Plants clipped into geometric or fanciful shapes are as relevant as ever, says Franchesca Watson
Plants trained into shapes can give permanent structure to a garden around which to build more seasonal plantings. They act as a backbone to softer and more ethereal plants that may come and go in the garden. shaped plants can be evergreen or deciduous, and can take many forms, from giant hedges and shaped objects, to more down-to-earth edgings or archways. once established, most clipped plants can be economically watered with a drip irrigation system. even the actual clipping becomes routine and easy once mastered.
A way OF THINKING
some of my favourite ways of incorporating clipped plants into modern gardens have to do with green architecture. Try to think of the plants as columns, doorways, screens, walls or floors. I also use more modern shapes such as flattened pyramids, repeating thin columns, flowing short curves like water flowing over the ground or randomly undulating like a set of natural hills and valleys.
Hedges as Edging I like to combine simple edging hedges with unusual planting such as vegetables or grasses.
Try keeping the hedges unusually short (less than 200mm high) or unusually wide (over 750mm) to add a contemporary feel. Hedges along Boundaries at the moment I am planting a lot of mixed hedges, a combo of up to five suitable plants, and only clipping perhaps twice a year. This way the hedges are allowed to develop a slightly shaggy, natural feel, which is also a result of the different natures of the plants.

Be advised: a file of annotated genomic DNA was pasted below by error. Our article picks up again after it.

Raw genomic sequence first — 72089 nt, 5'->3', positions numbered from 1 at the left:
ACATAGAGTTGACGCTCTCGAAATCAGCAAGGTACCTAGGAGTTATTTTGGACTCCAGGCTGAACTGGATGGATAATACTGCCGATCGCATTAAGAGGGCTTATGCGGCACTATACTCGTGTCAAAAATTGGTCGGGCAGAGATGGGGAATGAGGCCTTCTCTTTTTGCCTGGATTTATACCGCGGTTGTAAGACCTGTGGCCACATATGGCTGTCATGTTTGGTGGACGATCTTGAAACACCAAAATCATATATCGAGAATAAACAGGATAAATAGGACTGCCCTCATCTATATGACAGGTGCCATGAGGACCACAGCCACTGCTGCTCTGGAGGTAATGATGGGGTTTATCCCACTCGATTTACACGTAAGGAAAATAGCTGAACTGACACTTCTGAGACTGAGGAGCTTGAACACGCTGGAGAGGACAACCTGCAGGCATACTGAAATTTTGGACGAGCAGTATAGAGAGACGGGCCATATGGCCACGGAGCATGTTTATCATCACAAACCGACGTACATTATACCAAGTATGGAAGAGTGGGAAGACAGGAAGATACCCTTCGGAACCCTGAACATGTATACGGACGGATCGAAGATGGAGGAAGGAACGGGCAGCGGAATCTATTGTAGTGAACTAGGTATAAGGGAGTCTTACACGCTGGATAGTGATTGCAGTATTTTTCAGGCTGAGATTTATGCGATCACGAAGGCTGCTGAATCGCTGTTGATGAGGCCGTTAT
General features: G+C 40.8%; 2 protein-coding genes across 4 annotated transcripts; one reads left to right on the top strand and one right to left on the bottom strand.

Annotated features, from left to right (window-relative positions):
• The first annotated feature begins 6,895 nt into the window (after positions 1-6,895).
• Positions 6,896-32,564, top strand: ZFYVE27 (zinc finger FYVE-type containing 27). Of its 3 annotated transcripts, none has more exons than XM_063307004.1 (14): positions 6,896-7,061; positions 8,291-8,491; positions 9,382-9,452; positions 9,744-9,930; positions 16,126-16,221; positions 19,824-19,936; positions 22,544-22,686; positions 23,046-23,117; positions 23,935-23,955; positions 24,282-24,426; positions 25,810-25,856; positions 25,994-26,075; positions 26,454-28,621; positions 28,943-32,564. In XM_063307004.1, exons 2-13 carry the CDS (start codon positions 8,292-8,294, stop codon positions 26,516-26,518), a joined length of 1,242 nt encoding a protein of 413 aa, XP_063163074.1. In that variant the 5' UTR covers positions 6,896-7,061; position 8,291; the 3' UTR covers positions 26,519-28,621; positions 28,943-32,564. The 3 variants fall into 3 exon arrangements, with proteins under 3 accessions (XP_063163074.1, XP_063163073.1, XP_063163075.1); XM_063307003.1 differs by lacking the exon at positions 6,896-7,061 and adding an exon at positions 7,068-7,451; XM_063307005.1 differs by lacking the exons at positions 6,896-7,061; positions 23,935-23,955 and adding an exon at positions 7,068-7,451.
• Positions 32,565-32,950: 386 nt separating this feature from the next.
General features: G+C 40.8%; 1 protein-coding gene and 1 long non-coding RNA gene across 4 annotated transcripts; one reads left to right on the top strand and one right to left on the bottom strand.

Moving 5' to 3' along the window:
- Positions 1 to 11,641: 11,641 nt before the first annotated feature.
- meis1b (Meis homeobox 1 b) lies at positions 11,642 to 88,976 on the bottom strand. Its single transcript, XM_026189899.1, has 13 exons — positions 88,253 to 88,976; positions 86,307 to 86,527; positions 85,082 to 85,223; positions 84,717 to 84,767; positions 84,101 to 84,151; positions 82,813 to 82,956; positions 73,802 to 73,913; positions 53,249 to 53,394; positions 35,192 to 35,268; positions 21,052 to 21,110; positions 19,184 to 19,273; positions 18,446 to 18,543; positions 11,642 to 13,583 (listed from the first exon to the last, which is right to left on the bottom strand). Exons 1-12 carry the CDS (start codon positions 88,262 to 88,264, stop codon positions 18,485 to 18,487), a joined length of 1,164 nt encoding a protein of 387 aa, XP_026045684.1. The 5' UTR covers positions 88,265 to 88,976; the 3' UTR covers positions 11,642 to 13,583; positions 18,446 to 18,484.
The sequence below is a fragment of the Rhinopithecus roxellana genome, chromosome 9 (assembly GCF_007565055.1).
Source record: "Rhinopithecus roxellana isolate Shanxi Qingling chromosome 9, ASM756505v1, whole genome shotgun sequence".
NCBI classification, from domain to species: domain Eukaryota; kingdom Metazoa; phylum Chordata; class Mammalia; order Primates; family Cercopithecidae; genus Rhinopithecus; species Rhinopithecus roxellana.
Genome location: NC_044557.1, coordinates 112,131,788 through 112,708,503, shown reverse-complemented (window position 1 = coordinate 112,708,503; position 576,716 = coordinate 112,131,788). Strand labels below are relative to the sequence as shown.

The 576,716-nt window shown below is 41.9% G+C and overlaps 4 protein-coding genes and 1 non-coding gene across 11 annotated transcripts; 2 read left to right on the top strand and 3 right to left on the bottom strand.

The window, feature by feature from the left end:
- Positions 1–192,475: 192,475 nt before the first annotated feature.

Pillars I love a repeating vertical element lining a walkway or punctuating a space. Instead of traditional pyramids, try simple rounded or square columns. Very slim or very stumpy will give them an edgy mood.
Buttresses a way to ornament a boring wall is to add living buttresses to it, which gives it shape and little bays for special planting at the base of the wall.
Carpets I have been doing quite a bit of horizontal planting along the lines of the historical parterre idea, but with a new twist in modern patterns and using leaf colour, texture and varying heights to create extra interest. Against the House I love to clothe entire walls with plants, clipping them to surround doors and windows – this can be done with shrubs or creepers. It’s quite a good idea to use deciduous plants for this, as the dropping of the leaves means that little beasties don’t overwinter.
SOME SUITABLE SOUTH AFRICAN PLANTS
almost all small and medium searsia species, Maytenus procumbens and bachmannii, Jasminum multipartitum and angulare, Anastrabe integerrima, Olea africana, Buddlejas, Carissas, Coleonemas, Eriocephalus sp, Freylinia tropica, Trichocladus sp, Rothmannia globosa, Gonioma kamassi, Halleria sp, Nuxia floribunda, Myrsine africana, Ochna sp, Plumbago, Tecoma capensis, Portulacaria afra, Syzygium pondoense, Podocarpus sp and even Sideroxylon inerme (milkwood), if you are taking a longterm view.
Franchesca Watson 082 808 1287
clockwise the gardens of Marqueyssac in Perigord, france; town Place garden; fourquarter garden at leeu estate, franschhoek
town Place garden in SUSSEX, england